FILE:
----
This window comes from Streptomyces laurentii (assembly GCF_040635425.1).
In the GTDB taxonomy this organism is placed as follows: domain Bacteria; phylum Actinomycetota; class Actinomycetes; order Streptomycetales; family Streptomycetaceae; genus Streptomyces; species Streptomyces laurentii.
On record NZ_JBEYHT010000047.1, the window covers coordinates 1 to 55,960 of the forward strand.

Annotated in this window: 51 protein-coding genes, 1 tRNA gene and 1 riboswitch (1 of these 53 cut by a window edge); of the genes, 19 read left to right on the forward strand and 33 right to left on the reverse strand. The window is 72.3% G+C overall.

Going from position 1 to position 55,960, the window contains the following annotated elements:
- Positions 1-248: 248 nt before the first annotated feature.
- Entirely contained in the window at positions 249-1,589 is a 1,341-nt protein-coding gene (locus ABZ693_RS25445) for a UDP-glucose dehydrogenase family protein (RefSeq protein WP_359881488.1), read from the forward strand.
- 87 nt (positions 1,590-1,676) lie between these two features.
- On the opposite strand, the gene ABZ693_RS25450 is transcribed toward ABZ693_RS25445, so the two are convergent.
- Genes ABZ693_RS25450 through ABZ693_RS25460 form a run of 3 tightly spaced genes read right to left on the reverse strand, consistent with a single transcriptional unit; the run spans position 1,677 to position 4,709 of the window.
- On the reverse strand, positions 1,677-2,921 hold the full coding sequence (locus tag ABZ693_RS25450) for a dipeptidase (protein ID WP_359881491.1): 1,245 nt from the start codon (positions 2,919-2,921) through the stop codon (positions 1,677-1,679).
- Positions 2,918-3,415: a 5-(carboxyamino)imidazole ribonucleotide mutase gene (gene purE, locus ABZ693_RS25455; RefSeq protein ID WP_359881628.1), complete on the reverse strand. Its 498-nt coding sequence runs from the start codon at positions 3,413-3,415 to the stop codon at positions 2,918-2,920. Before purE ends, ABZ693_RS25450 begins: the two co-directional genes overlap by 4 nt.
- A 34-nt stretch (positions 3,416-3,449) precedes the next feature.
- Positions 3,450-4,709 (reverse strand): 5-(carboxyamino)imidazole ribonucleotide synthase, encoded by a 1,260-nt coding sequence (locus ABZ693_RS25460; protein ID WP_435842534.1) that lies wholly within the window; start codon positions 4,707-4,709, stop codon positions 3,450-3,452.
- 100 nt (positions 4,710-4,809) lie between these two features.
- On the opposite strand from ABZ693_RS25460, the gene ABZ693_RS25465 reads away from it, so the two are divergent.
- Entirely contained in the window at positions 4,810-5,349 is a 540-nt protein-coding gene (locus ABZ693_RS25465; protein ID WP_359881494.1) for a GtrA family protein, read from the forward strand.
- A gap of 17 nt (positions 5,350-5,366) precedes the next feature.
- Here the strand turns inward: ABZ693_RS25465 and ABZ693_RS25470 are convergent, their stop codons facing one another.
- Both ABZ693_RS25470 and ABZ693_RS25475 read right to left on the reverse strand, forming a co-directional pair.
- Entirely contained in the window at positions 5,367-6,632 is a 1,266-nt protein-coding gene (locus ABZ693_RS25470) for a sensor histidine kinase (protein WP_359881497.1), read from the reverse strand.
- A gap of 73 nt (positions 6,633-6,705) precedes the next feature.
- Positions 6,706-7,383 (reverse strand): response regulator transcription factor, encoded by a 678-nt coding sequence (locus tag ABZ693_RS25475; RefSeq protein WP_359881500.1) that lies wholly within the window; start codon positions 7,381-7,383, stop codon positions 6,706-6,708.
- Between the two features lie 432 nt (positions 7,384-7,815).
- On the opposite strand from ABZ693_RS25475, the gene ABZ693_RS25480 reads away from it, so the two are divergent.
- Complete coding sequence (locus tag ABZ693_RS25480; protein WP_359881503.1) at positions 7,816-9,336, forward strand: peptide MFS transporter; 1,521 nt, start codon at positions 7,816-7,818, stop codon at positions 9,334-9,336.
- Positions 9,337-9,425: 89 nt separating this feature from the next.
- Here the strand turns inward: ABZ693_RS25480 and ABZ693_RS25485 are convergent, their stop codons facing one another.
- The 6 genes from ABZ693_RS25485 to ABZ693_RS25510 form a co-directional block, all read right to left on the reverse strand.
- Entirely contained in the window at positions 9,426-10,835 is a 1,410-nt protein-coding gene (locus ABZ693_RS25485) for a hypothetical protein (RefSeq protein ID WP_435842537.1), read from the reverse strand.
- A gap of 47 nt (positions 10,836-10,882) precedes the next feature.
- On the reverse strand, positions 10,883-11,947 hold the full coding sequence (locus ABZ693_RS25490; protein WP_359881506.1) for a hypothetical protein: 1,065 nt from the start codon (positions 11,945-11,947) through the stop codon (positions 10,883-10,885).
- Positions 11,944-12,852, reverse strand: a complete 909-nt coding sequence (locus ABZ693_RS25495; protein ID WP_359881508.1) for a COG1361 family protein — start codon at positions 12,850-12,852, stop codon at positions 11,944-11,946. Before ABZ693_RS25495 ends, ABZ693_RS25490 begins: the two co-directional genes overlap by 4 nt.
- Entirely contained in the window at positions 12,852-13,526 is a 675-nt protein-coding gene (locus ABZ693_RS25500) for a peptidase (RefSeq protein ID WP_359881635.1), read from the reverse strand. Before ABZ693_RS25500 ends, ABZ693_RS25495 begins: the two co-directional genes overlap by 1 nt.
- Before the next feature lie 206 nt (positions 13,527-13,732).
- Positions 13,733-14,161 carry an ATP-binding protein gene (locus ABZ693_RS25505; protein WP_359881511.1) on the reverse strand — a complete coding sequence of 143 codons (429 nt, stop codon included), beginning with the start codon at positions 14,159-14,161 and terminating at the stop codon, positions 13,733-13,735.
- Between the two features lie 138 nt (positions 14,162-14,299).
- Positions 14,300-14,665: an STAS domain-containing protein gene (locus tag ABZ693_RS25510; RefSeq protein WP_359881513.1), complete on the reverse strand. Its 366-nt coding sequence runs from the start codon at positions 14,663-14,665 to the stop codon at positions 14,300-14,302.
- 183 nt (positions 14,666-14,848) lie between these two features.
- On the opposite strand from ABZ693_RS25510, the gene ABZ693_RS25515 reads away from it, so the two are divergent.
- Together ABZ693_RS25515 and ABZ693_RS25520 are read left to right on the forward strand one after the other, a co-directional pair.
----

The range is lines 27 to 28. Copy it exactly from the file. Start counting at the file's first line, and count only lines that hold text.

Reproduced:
- Positions 9,337-9,425: 89 nt separating this feature from the next.
- Here the strand turns inward: ABZ693_RS25480 and ABZ693_RS25485 are convergent, their stop codons facing one another.